By Matthew Mosk
Washington Post Staff Writer
Thursday, January 17, 2008
As Sen. John McCain (R-Ariz.) campaigned in South Carolina yesterday, he confronted crudely produced fliers attacking his war record and a blitz of robotic phone calls twisting his position on abortion, attacks he said were reminiscent of the political kneecapping he endured in the state eight years ago.
A group calling itself Vietnam Veterans Against McCain circulated the leaflet accusing the presidential candidate of collaborating with the enemy during his years as a prisoner of war in Vietnam. Another group called Common Sense Issues, which has financial backing from supporters of rival GOP candidate Mike Huckabee, the former Arkansas governor, paid for 1 million automated telephone calls in South Carolina describing McCain as a proponent of medical tests on fetuses and amnesty for illegal immigrants.
"It's the same kind of appalling stuff that was done in spades in 2000," said Orson Swindle, 71, a Marine veteran who spent two years as a prisoner of war in a cell with McCain. "It's being done for an obvious reason. It's being done because last time it worked."
In 2000, after McCain won the New Hampshire primary, his effort to deny George W. Bush the GOP presidential nomination effectively ended in South Carolina. McCain came under withering attack in a state with a tradition of religious conservatism and hardball political tactics, with opponents using "push" polls and e-mails to spread falsehoods about both his legislative record and personal life.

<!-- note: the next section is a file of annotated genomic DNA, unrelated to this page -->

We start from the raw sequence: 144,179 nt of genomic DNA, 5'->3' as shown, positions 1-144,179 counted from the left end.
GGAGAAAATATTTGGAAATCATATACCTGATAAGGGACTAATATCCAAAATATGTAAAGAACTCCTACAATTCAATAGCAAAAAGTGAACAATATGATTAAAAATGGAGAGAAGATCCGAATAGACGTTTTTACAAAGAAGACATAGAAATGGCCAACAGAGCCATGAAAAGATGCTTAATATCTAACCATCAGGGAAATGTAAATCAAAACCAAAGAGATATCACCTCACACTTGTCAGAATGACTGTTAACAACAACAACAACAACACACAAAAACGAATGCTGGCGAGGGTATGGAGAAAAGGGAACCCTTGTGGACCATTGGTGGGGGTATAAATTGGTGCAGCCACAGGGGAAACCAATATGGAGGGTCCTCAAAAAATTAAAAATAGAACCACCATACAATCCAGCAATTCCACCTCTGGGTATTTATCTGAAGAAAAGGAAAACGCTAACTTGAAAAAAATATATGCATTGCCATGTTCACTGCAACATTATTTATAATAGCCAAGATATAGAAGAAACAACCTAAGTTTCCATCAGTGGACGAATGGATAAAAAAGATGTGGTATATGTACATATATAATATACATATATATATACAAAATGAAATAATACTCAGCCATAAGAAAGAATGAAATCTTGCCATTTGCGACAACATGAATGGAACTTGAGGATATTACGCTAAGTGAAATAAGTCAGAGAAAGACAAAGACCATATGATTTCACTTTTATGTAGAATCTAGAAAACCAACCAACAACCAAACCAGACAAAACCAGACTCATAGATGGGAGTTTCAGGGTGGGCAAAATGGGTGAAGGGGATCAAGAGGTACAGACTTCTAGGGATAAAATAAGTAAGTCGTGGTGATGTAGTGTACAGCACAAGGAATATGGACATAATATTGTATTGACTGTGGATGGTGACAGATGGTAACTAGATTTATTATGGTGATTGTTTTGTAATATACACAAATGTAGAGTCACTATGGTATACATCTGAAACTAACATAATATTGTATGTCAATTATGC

As the fresh attacks began to land this week in advance of Saturday's GOP primary, McCain's campaign aides and allies said they are far better prepared this time. The campaign deployed a "truth squad" of high-profile supporters to try to bat down the attacks. At a rally in Greenville on Wednesday, McCain sought to assure voters that he is ardently opposed to abortion, which he has not previously highlighted in his speeches.
"I have a strong pro-life record running 24 years," McCain said, adding that "we know there are phone calls being made that I am pro-choice."
Richard Quinn, a South Carolina political consultant who worked for McCain in 2000 and is advising him again this year, said he is confident the campaign is prepared to deflect the attacks and noted that many in South Carolina political circles who backed Bush eight years ago are supporting McCain.
"I don't know how nasty it can get in three days, but I have confidence that if it does get bad, it will backfire," Quinn said. "It's a different environment. A different time."
While the McCain camp sent out e-mails immediately decrying the flier and the phone calls, his opponents questioned whether the senator's true intent was to bat down the attacks or if he is more interested in garnering sympathy and attention.
Warren Tompkins, a consultant to former Massachusetts governor Mitt Romney who had worked on Bush's efforts in the state, said he was discussing McCain's vocal response to the attacks with other Romney supporters as they traveled with their candidate on a bus trip across South Carolina.